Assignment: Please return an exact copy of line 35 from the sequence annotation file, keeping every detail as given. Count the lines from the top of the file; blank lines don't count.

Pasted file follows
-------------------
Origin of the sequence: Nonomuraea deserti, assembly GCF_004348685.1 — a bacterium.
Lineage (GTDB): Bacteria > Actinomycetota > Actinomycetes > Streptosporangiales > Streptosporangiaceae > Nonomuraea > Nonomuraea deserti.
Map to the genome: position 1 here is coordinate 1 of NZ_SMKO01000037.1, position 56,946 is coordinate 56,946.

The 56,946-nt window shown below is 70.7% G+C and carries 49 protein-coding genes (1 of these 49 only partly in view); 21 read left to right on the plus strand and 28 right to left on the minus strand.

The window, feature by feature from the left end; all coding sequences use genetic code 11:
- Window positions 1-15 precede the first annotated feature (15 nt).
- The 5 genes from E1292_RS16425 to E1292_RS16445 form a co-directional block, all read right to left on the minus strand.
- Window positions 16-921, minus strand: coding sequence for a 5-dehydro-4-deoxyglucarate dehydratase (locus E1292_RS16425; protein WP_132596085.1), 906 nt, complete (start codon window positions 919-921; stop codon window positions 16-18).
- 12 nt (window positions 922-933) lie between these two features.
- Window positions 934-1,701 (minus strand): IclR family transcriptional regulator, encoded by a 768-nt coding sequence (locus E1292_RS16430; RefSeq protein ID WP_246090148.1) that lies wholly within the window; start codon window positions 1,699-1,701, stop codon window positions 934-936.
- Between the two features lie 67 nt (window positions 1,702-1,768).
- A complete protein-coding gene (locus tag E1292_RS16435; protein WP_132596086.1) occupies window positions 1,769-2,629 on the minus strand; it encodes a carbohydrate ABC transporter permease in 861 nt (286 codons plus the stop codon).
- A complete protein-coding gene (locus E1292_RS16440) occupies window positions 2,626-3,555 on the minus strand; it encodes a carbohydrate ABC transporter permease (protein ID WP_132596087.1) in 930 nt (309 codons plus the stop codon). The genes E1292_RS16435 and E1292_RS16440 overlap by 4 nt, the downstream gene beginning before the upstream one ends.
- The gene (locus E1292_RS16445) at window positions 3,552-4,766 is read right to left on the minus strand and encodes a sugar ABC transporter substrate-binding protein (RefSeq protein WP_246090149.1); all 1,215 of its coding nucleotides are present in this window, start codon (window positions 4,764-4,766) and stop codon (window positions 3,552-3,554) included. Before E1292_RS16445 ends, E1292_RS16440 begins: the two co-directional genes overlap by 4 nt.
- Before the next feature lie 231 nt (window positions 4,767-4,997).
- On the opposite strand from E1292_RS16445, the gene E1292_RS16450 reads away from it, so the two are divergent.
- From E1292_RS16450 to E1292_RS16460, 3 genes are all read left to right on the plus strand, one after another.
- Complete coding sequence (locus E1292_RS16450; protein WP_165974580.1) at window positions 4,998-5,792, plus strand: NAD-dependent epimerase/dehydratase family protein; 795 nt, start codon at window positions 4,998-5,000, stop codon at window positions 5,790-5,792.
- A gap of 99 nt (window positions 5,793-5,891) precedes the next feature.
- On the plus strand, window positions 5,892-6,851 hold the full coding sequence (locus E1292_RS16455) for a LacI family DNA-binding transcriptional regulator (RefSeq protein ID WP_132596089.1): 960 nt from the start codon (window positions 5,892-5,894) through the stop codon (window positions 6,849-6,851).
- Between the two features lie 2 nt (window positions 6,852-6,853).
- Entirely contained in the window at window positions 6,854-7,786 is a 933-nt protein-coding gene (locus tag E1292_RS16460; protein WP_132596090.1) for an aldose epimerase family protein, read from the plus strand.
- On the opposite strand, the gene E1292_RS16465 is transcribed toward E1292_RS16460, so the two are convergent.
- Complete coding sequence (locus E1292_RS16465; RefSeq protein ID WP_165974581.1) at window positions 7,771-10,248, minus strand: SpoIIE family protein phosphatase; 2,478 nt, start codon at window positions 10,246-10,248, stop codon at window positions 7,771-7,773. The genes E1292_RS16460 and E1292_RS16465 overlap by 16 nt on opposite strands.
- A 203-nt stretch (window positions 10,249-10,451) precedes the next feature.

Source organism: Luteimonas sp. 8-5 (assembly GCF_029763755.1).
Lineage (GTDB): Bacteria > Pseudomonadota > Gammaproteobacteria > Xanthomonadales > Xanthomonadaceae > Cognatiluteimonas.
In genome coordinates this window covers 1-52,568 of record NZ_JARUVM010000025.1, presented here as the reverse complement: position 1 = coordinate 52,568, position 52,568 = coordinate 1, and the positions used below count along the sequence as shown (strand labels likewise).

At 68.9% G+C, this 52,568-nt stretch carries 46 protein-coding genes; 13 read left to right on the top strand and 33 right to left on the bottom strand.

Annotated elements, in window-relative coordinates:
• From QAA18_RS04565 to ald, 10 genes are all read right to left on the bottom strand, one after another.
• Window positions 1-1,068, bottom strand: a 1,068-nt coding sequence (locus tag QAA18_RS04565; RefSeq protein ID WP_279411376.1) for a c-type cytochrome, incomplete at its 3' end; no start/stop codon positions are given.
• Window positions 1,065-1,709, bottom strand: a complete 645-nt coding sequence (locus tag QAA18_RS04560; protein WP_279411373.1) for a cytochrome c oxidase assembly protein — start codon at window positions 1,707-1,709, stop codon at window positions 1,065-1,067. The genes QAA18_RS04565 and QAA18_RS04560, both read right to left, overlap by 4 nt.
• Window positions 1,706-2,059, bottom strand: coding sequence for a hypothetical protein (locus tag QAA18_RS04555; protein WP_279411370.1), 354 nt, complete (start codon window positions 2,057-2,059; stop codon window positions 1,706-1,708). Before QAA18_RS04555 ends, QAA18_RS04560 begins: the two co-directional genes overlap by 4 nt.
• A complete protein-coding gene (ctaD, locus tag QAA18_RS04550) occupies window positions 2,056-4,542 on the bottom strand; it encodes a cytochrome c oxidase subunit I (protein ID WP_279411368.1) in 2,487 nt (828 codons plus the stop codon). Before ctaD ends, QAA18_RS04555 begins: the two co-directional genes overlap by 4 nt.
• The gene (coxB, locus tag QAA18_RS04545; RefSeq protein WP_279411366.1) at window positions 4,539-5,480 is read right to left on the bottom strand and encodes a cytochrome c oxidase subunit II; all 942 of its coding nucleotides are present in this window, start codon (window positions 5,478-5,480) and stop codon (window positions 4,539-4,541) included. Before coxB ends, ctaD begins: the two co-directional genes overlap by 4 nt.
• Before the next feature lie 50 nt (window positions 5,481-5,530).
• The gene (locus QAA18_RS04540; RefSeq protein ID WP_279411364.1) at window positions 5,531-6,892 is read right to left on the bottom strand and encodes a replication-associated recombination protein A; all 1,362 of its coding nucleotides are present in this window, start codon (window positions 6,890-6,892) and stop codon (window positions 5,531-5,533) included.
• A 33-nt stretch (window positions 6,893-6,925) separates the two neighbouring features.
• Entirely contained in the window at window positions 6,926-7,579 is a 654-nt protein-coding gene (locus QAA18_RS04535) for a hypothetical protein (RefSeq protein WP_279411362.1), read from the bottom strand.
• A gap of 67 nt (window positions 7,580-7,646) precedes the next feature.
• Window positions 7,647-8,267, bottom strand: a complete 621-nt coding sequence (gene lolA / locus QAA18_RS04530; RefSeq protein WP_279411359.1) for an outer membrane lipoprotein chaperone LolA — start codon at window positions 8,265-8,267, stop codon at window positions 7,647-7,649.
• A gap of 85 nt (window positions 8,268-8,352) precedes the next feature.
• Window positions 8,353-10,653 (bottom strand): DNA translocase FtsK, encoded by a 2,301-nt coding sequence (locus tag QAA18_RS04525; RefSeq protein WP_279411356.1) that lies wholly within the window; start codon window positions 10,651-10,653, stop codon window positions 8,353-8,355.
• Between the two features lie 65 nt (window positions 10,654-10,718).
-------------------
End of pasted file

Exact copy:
• A complete protein-coding gene (ctaD, locus tag QAA18_RS04550) occupies window positions 2,056-4,542 on the bottom strand; it encodes a cytochrome c oxidase subunit I (protein ID WP_279411368.1) in 2,487 nt (828 codons plus the stop codon). Before ctaD ends, QAA18_RS04555 begins: the two co-directional genes overlap by 4 nt.